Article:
«The conversion journey A step-by-step guide for schools converting to academy status Resource National College for School Leadership Contents ...»
The proportion of students entitled to FSM is well below the national average. There are relatively few students from minority ethnic backgrounds. It was designated a grant-maintained school in the 1990s and then became a foundation school.
Factors that motivated the school to become an academy included:
− freedoms in relation to the curriculum − more freedom and autonomy in decision-making − financial autonomy − more flexibility to employ and contract staff What was the conversion process like?
The governing body was heavily involved in the process and associated planning. There were three stages for governors: first, they were given a briefing by the headteacher; second, an analysis of benefits was undertaken and approval given to proceed, and finally there was detailed planning to understand what needed to be done to convert to an academy.
The headteacher and chair of governors had discussions with other schools in the area, including members of the National Grammar School Association, to discuss the pros and cons of becoming an academy. The school also engaged in a period of consultation with staff, parents and carers, and pupils, which worked well.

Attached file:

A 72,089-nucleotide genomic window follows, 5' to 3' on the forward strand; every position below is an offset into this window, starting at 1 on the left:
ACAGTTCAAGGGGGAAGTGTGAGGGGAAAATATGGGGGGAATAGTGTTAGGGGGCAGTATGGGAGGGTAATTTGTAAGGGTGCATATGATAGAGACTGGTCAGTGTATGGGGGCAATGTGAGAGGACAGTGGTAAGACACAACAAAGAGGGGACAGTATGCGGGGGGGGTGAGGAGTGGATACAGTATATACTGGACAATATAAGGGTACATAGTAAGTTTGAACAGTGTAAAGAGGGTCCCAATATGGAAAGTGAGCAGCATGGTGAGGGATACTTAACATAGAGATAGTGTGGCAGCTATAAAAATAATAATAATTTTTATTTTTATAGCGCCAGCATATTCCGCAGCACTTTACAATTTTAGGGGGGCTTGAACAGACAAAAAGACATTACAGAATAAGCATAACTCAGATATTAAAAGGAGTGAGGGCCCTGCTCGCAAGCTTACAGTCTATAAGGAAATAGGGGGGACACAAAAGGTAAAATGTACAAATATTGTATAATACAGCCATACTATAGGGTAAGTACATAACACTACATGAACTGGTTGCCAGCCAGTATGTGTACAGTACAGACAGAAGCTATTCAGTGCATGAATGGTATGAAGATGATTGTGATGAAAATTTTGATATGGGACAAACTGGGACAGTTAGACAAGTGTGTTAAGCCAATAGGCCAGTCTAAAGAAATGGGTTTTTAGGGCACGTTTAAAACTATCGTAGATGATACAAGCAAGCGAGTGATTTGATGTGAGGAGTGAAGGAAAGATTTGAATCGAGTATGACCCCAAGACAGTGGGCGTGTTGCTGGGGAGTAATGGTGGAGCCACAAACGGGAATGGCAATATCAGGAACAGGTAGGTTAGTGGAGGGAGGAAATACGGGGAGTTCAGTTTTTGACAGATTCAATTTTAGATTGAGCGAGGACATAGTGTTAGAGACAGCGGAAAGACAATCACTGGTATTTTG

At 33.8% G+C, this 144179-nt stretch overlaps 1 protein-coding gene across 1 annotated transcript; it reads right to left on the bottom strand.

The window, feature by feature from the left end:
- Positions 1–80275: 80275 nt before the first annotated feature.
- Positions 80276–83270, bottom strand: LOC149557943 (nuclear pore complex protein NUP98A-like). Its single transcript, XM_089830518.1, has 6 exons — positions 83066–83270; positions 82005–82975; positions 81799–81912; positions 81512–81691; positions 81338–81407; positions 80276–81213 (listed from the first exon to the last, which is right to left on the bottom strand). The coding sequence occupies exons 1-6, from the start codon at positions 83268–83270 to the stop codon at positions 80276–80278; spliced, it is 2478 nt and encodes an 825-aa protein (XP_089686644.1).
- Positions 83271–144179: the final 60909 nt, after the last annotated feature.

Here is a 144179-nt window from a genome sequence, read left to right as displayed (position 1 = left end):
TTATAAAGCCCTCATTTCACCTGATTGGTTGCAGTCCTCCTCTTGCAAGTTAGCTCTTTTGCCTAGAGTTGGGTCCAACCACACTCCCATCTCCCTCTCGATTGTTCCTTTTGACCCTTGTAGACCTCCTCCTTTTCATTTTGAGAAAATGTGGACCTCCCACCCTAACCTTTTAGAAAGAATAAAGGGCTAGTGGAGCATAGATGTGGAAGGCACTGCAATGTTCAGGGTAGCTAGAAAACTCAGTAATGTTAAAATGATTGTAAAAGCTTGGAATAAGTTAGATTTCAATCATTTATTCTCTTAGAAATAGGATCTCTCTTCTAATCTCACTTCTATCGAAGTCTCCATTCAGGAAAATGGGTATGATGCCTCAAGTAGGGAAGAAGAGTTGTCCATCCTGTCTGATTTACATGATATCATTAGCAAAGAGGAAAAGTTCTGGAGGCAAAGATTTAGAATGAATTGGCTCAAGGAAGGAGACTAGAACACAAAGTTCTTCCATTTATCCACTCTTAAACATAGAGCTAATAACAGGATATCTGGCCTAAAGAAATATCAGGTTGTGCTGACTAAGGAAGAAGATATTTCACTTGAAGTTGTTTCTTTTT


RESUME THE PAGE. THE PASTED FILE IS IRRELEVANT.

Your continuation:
The school faced a number of challenges in converting to academy status, which were eventually resolved.
− issues over land ownership and how it would pass back to the academy trust − issues relating to the composition of the governing body and pension liabilities − management of a diverse range of stakeholders
Background Some 15 years ago, Abbey Infant School and Abbey Junior School were separate establishments, albeit on the same extensive site. There was one afternoon of transition each year for Year 2 pupils. Today the schools form a primary federation with academy status and 630 pupils on roll. Evolution has been steady and sure as part of a shared, focused vision of the headteachers.
There is a single governing body and a leadership structure of part-time executive head, full-time head, three deputies with specific posts and seven teachers with teaching and learning responsibilities. This provides significant capacity to address the development of staff and an opportunity to collaborate at local and national level. Examples included delivery of the National College’s Primary Executive Heads programme and the Middle Leadership Development Programme. The federation has also acted as a lead School-Centred Initial Teacher Training (SCITT) school and has shared responsibility for training newly qualified teachers.
What was the conversion process like?
Considerable drive and strategic thinking were required. One of the conclusions from the federation’s research into the leadership and management of a federation was ‘move slowly – but don’t stop moving’, and this has been replicated in the process of becoming an academy.